School board ponders going it alone

NASHUA – Recruiting candidates. Forming a search committee. Coming up with a competitive salary range. Negotiating a contract.

All of these things are part of the process when a school board is looking for a new superintendent.

The question that Nashua Board of Education members are pondering is whether they can do the search for a new superintendent on their own, or would be better off hiring a search firm to assist them through the process.

Tom Vaughan, president of the school board, said the board is considering doing the search on its own, utilizing some of the community surveys that were done during the last search in 2005.

In 2005, the school board in Nashua hired Illinois-based firm Hazard, Young, Attea and Associates to help with their search, a process that ended up costing about $35,000.

At Monday night’s school board meeting, the board heard from two firms that were also being considered for the search four years ago.

Representatives from the New England School Development Council, a firm based in Marlborough, Mass., and the New Hampshire School Boards Association both made presentations.

It’s not yet clear what hiring a search firm would cost, but Vaughan said the board is looking to avoid spending money that it doesn’t have to on the search.

“This is not a good budget year,” he said.

Both firms emphasized the need for community involvement and stressed the importance for giving people the chance to meet the candidates in the finalist stage, something the board did not do before hiring Julia Earl in 2005.

The board did not conduct a search in 2007, when it hired then-acting Superintendent Christopher Hottel as official head of the district. Hottel will leave in July for the superintendent position in North Andover, Mass.

The board has another meeting scheduled for tonight, when it is expected to make a decision on whether to hire a firm or go through the search process on its own.

That meeting is scheduled for 6:30 in the Lecture Hall at Nashua High School North.

Ted Comstock, executive director of the New Hampshire School Boards Association, said his firm would bring a unique local perspective, having assisted with the “vast majority” of searches in the state.

They worked with the school board in Manchester to find a new superintendent and are in the process of finalizing a search in Portsmouth, he said.

“We live here in New Hampshire, and we only do New Hampshire searches,” he said.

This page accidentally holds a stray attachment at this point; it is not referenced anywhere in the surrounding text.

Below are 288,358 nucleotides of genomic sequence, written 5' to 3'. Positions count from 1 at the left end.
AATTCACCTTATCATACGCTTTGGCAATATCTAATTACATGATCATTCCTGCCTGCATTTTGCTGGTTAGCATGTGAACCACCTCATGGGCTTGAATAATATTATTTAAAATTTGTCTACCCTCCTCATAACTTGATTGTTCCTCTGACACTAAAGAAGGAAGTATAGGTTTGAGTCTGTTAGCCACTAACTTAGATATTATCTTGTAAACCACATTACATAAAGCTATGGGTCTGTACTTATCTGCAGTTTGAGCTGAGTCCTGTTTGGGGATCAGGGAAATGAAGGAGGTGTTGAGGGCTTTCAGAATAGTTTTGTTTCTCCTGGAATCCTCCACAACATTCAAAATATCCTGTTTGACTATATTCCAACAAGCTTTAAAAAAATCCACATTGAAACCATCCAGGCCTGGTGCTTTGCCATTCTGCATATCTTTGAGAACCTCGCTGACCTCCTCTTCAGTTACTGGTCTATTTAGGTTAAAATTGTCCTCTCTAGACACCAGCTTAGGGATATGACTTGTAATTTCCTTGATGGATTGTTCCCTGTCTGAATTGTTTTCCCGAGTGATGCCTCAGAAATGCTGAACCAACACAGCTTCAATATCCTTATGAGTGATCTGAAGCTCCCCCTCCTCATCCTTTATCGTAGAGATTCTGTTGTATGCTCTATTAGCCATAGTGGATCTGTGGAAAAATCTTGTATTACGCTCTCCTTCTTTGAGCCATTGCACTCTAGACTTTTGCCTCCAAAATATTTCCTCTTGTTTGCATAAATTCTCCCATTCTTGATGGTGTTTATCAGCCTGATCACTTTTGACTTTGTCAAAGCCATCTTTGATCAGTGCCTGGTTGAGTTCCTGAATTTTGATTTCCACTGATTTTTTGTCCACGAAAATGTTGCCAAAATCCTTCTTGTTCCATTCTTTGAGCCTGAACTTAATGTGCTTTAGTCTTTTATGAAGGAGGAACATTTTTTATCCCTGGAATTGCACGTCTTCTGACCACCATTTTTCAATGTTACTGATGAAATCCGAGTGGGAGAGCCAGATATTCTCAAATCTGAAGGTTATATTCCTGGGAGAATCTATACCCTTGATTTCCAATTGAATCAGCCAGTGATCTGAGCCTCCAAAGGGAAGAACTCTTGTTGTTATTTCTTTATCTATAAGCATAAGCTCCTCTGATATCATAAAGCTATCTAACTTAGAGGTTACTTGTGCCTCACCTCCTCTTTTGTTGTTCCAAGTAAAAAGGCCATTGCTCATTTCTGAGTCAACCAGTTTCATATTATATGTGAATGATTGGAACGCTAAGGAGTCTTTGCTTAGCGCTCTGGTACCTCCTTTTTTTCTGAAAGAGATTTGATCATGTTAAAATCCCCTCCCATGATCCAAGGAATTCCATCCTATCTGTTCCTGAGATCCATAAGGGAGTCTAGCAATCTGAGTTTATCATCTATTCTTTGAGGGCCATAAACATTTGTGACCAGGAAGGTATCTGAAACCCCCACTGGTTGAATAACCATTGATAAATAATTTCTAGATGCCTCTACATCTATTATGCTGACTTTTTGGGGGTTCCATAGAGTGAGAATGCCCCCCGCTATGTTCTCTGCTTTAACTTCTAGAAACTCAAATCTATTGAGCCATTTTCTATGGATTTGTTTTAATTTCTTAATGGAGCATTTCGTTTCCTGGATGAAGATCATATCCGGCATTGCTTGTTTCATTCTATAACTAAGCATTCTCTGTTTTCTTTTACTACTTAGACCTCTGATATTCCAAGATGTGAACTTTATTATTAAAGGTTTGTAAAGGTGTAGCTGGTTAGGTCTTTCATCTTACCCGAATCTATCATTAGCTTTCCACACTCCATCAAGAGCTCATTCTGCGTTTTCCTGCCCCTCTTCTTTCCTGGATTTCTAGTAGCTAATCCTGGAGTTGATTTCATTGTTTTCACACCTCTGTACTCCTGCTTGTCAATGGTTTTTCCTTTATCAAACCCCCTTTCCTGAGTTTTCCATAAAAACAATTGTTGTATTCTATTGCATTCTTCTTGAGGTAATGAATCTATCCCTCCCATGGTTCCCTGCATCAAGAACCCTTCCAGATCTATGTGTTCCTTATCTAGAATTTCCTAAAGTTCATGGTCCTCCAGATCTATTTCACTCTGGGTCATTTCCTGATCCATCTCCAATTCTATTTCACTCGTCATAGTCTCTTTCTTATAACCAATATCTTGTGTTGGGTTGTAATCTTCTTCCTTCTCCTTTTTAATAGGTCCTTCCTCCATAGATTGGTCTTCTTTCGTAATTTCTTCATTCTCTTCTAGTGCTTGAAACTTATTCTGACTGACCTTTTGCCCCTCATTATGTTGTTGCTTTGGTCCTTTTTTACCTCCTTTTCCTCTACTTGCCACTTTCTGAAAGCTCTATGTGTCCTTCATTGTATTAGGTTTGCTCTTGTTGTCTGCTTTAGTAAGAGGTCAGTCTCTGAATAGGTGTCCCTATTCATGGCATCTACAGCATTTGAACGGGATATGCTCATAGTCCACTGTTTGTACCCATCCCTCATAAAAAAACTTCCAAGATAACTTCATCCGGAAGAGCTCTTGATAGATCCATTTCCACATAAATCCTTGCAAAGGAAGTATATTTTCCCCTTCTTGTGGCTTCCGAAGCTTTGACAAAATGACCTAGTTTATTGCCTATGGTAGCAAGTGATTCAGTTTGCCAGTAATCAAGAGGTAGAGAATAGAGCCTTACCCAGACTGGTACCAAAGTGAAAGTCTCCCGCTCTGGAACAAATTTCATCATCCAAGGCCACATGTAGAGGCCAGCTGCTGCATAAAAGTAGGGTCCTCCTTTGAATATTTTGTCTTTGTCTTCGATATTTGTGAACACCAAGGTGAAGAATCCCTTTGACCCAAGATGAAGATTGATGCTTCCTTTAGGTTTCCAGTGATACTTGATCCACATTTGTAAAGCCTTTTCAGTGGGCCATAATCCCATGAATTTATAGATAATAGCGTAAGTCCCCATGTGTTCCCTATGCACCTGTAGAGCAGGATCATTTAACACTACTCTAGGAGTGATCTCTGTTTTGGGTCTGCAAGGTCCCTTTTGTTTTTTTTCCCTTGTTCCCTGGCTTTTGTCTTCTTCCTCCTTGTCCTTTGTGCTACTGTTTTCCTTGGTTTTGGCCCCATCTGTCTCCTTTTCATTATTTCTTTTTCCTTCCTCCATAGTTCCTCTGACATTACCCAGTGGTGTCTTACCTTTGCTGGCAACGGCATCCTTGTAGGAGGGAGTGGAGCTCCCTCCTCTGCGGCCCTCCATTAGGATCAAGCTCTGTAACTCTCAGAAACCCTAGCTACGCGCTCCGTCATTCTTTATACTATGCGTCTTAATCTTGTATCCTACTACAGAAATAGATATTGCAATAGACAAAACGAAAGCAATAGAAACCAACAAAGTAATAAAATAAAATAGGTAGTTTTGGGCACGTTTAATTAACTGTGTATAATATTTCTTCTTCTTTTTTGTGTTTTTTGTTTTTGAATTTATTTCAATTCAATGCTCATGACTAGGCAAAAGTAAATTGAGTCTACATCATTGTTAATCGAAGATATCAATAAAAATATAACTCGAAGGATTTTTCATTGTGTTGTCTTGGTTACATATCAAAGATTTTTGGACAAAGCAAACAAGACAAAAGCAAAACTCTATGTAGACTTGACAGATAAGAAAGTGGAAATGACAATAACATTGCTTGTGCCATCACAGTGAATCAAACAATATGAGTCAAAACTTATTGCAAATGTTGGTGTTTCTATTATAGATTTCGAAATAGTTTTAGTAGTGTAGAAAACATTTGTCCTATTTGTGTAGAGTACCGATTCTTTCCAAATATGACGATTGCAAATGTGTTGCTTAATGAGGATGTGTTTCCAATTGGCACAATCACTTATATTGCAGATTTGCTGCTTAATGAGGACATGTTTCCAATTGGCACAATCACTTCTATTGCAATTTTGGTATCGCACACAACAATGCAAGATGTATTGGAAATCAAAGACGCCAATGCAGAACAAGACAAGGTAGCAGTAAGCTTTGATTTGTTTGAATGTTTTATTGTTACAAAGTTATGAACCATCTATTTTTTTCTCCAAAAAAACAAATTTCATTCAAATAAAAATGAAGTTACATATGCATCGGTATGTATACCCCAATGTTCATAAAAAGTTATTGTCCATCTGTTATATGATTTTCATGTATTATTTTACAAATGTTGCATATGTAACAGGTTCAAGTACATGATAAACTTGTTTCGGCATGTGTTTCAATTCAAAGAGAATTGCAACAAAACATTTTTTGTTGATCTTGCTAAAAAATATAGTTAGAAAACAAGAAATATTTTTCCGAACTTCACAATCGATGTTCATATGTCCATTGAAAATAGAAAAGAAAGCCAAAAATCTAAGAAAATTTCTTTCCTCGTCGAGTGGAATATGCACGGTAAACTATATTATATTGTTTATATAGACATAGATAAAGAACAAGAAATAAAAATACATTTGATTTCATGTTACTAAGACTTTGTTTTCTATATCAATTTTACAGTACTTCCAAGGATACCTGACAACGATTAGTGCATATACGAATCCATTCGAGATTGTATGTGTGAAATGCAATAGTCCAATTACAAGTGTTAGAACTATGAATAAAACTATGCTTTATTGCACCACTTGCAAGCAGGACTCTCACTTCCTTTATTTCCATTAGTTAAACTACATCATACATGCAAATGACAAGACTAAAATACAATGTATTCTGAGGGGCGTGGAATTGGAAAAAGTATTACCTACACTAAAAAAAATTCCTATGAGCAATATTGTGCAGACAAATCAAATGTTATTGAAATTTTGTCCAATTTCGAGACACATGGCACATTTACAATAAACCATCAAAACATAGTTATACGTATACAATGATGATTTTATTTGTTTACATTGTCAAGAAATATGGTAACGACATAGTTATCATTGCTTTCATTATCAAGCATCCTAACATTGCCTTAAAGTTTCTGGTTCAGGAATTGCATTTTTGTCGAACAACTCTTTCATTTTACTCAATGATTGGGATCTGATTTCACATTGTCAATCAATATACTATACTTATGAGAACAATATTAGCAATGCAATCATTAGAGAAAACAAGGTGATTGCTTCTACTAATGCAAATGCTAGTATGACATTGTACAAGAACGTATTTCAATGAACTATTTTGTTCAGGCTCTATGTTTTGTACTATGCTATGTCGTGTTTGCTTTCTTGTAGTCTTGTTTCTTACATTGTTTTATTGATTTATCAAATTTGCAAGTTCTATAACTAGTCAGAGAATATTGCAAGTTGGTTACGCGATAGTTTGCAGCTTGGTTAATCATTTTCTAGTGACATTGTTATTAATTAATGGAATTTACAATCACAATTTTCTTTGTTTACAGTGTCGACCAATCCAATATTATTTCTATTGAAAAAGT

Art Bettencourt, assistant executive director of NESDEC, said his firm has a strong relationship with Nashua, having worked most recently on a facilities study in 2006.

Bettencourt said his firm conducts searches in all six New England states.

Both firms recommended including members of the community on the search committee, such as parents, city officials, teachers, administrators and even students.

They also both said it is important to consider any internal candidates for the position. Paul DeMinico, a consultant for NHSBA, said the school board in Goffstown avoided a search all together when it chose to hire an internal candidate.

DeMinico said a search could still be done, with internal candidates included, as long as the search remains confidential until the finalist stage.

“If you have internal candidates, you owe it to them and yourself to review that application and talk with that individual,” he said.

Both firms said they would be able to get the search completed before Hottel leaves for North Andover.

Bettencourt said the most effective advertising for the position would be in Education Week, which offers job posting in its publication, in addition to online job postings.

The board could also choose to create a pamphlet to promote the district to candidates, he said.

Bettencourt said in a minimum search, his firm could assist the board with recruiting a candidate pool and training members of the search committee.

Comstock cautioned the board that there are not as many qualified candidates as there used to be.

In Manchester, the school board received 24 completed applications. In previous years, the board might have seen 40 or 50 applications, he said.

“The market is really tight right now,” he said. “That’s really driven the salary levels up.”

Board member Robert Hallowell said he would want to see the board put their finalists out to the community in a forum setting, similar to what was done in North Andover when Hottel was a finalist there.

Board member Steve Haas said that while internal candidates should be considered, it might still be worth doing a search so the board is making sure it gets the best person available.